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Earlier this year, on the Meltwater Champions Chess Tour, current chess world champion Magnus Carlsen and Grandmaster Hikaru Nakamura had a dead rubber match – both players needed a draw to qualify. Instead of following the traditional methods of drawing a match, both players decided to lean on memes playing an opening called Double Bongcloud.
There are several explanations for where the Bongcloud nomenclature came from, but it has existed since at least the 1990s and seems inextricable due to the rise of chess on the Internet. There were rumors that former world champion Bobby Fischer was playing online in the 90s and he would use this openness to demonstrate his superiority (thanks, Guardian). As this suggests, the joke with Bongcloud is that it’s such a bad move that you should be stoned to try it.
At the time, Grand Master Nigel Short was somewhat disapproving of the play. PC Gamer recently interviewed former world champion Garry Kasparov who, among his many successes, mentored young Magnus Carlsen. I asked Kasparov about this incident and whether he considered it disrespectful.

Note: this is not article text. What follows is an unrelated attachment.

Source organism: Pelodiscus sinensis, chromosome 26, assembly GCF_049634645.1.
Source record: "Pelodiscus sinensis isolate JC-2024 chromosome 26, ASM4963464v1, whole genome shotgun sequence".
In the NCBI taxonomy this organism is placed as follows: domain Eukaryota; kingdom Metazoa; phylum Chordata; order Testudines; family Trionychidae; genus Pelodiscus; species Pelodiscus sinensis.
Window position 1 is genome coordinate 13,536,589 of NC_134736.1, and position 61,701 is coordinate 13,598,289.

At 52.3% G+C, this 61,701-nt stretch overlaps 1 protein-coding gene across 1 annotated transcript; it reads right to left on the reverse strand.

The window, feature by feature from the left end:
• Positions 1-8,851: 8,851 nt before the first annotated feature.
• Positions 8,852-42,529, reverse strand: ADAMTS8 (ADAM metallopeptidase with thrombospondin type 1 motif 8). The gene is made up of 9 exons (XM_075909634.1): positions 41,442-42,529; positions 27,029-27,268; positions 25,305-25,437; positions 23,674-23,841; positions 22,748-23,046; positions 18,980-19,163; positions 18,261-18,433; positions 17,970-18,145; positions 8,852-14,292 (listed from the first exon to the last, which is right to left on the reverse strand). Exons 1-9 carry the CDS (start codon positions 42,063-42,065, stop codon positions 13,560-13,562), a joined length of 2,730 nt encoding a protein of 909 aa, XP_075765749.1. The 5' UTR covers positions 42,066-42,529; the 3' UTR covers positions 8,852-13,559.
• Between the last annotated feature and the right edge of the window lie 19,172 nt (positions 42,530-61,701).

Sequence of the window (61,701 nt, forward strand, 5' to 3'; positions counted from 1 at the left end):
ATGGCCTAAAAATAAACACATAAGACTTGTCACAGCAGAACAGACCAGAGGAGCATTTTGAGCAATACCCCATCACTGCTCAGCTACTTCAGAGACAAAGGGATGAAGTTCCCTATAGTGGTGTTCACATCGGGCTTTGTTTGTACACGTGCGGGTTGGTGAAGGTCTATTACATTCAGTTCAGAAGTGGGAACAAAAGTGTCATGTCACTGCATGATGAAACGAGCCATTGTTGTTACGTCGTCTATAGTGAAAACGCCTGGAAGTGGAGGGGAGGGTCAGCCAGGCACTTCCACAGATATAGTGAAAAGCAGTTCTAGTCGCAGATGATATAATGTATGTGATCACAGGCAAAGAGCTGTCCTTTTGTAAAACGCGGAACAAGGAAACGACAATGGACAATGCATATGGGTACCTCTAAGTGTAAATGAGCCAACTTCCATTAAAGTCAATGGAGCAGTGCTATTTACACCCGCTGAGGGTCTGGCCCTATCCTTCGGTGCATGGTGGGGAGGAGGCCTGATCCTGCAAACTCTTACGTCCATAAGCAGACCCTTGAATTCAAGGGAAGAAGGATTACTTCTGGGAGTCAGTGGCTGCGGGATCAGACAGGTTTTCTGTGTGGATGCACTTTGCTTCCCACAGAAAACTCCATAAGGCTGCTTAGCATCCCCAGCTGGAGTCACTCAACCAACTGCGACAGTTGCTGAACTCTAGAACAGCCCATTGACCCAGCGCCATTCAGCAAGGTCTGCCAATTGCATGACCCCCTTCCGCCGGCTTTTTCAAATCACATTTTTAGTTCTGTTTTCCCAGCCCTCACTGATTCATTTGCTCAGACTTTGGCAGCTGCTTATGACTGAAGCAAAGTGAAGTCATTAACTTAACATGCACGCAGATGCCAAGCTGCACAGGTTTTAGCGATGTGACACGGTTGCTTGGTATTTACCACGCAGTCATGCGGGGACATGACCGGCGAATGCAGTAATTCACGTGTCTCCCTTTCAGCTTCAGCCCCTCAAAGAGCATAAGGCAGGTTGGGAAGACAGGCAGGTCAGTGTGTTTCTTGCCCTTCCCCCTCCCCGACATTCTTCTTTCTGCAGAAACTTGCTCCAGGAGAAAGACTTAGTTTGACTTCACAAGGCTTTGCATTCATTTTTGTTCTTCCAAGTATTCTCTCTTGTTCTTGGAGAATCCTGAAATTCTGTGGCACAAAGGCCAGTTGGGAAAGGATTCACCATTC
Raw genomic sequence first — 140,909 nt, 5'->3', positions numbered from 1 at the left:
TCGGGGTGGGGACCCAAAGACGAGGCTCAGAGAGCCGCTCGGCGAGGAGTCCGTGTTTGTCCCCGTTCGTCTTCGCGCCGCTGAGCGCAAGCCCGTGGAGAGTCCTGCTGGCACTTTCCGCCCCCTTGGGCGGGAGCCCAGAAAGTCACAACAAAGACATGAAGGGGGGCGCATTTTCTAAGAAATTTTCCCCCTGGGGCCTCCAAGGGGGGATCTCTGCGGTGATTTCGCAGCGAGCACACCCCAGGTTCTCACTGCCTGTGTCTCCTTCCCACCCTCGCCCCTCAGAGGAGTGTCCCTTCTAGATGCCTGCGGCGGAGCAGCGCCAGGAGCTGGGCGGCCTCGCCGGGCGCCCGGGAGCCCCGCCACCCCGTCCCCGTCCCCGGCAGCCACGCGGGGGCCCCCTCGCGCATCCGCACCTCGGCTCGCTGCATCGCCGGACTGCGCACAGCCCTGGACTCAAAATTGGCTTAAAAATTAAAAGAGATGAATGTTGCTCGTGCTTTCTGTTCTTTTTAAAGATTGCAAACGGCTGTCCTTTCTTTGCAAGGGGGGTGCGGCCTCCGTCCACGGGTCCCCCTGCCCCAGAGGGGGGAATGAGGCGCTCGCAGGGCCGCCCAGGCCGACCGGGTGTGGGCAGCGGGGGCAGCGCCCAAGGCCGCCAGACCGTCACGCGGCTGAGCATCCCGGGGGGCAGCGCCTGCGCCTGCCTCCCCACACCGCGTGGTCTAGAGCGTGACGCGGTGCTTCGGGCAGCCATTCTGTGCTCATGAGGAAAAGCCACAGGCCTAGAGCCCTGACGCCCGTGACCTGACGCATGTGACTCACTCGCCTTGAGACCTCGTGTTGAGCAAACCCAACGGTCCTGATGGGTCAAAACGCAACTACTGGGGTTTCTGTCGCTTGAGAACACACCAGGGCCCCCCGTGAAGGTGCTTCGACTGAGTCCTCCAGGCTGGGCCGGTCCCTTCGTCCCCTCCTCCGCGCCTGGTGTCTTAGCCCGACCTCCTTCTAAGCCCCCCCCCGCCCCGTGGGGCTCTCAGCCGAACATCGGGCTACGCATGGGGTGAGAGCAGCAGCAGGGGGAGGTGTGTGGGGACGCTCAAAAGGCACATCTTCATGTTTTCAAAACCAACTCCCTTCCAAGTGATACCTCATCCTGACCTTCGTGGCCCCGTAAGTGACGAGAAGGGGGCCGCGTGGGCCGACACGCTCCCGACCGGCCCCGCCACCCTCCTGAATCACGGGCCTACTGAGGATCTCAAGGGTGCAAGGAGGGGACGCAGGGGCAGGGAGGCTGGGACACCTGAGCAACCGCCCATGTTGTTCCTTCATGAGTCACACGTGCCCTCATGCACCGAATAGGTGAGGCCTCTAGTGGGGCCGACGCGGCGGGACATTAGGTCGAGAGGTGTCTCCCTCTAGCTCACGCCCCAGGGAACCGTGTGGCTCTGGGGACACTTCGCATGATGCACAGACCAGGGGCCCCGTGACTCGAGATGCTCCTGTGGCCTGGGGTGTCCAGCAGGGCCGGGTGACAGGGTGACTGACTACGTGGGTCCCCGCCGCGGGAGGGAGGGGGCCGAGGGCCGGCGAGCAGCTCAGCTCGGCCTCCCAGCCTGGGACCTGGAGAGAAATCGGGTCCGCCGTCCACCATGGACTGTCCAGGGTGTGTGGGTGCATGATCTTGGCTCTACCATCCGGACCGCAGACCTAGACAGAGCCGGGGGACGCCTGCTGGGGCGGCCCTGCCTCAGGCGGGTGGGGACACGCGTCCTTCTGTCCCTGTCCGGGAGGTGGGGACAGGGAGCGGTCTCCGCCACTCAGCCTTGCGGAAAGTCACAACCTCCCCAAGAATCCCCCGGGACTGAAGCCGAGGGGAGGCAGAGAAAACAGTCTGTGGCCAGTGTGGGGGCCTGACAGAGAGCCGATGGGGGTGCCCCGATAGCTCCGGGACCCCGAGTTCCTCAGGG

“I can tell you, I would never have done that,” Kasparov laughs. "As for me, it's bad because I'm old-fashioned. You know, I grew up in the Soviet Union. So 40 years ago, in 1978, it was the first time I qualified for the Soviet national championship and I think when go on stage, you have to act, an actor, so you have to be dressed.Throughout my career, most of the games I played, I had a collar and tie.
"It's because it's not just my game. I play it in front of the audience and I think it's important to respect the audience. I think the audience wants to see something, entertain themselves. And those kinds of sweepstakes aren't sending the right message."
The memes aside, however, the double bongcloud perhaps demonstrated a more fundamental problem: a format that places two competitors in a situation where a tie is the most desirable outcome.
"I understand that this draw proved the imperfection of the system in Magnus chess," says Kasparov, "because you have these endless marathons and it's about winning in the end. And this game had no value for two players, s & # 39 ; risk or Both could qualify: I understand their professional inclinations to make this type of draw.
"We had these debates in football, for example, when during the qualifiers both teams needed draws to qualify and sometimes those games were very painful to watch. So, again, I would like to improve. But I think if you play chess for the public, especially for the Internet audience, you're not talking about a couple of hundred people, but about a hundred thousand people. I think you should respect your viewers. "
PC Gamer spoke with Garry Kasparov about the launch of his new chess site, Kasparovchess.com. Come back soon for more information on our chat.